By Victoria Hansenvhansen@abcnews4.com
CHARLESTON, S.C. (WCIV)-- It's been a year since he was diagnosed with a disease most often associated with women. Raymond Johnson beat breast cancer. Now he wants to help others.
"I want to return the favor everyone else did for me," said Johnson.
Raymond was 26-years-old when he was first diagnosed in July 2011. He had little income and no health insurance. So he applied for a federal medicaid program for breast cancer patients, but was denied because he's not a woman. His story made national headlines and the State Department of Health and Human Services stepped in, providing financial assistance.
Raymond underwent chemotherapy, surgery and has been cancer free for six months. All that's left now are the hormone treatments he gets once a month.
"I'm trying to start a foundation that will help men with this test of life, cancer," said Johnson. "I want to help survivors and get information out to younger men and older men who have too much pride to get a check up."
Raymond got a pain in his chest that landed him in the emergency room. He readily admits, otherwise he may not have found out about his cancer until much later. That could have drastically changed his life.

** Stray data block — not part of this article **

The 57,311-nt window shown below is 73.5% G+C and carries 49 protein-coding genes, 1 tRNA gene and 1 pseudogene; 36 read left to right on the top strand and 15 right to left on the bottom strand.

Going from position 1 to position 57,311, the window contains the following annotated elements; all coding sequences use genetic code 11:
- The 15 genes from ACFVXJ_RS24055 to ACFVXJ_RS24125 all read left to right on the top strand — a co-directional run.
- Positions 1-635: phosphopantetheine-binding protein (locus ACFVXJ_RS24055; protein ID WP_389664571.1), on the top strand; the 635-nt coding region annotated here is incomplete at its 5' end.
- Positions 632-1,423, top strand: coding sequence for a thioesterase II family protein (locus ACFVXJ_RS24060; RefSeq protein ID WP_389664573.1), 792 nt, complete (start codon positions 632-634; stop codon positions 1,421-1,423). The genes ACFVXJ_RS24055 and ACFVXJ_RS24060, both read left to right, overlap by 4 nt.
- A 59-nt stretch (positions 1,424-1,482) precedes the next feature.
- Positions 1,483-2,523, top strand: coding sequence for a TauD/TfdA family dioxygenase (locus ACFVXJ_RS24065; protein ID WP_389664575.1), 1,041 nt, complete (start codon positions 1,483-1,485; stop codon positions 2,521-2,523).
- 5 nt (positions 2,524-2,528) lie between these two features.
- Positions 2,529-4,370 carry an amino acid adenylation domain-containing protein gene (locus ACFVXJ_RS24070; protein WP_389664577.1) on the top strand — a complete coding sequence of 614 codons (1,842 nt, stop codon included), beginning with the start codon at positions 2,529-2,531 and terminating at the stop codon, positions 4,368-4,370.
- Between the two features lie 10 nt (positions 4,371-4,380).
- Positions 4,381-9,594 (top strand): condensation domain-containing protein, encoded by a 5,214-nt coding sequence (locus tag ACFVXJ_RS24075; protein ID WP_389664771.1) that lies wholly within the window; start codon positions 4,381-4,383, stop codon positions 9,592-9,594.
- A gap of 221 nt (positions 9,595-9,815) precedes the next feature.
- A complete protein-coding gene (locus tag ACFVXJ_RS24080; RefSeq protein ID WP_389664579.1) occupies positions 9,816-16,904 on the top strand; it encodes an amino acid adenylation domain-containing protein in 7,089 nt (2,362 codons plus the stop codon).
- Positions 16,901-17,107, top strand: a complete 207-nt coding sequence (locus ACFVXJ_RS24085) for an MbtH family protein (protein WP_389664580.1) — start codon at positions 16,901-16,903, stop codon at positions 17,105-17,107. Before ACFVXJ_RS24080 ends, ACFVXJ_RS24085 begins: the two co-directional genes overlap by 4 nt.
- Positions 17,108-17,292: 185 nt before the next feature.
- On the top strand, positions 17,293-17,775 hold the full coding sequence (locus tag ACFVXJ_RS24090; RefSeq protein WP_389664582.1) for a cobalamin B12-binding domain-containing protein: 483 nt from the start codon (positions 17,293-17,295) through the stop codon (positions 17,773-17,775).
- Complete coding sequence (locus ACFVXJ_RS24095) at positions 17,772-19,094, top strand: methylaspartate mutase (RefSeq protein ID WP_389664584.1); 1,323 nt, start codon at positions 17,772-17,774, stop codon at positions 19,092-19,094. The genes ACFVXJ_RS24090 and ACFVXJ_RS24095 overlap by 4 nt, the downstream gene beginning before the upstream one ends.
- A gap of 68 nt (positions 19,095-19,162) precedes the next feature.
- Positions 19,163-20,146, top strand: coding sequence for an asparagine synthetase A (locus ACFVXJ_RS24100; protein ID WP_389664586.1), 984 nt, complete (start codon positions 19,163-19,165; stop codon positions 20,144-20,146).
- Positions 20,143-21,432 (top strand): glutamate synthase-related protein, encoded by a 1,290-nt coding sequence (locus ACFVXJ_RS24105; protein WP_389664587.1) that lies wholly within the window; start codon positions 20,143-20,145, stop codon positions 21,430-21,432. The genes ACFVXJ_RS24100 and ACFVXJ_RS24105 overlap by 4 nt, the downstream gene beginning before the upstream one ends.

"I spoke to a group at Colorado University earlier this year," said Johnson. "I've been invited to speak to others, mostly in October." October is breast cancer awareness month.
Raymond had to quit working when he was diagnosed. He's now looking for work again and says he believes he's close to landing a job.
In the meantime, he hasn't wasted a moment of his recovery. He's been working out regularly, at one point losing 25 pounds. Doctors say fatty breast tissue in men can increase their risk for breast cancer.
"I'm just trying to spread the word and give back."
If you would like to help Raymond Johnson with his plans to start a foundation to help men with cancer, contact us here at the station, email@example.com, and we will put you in touch.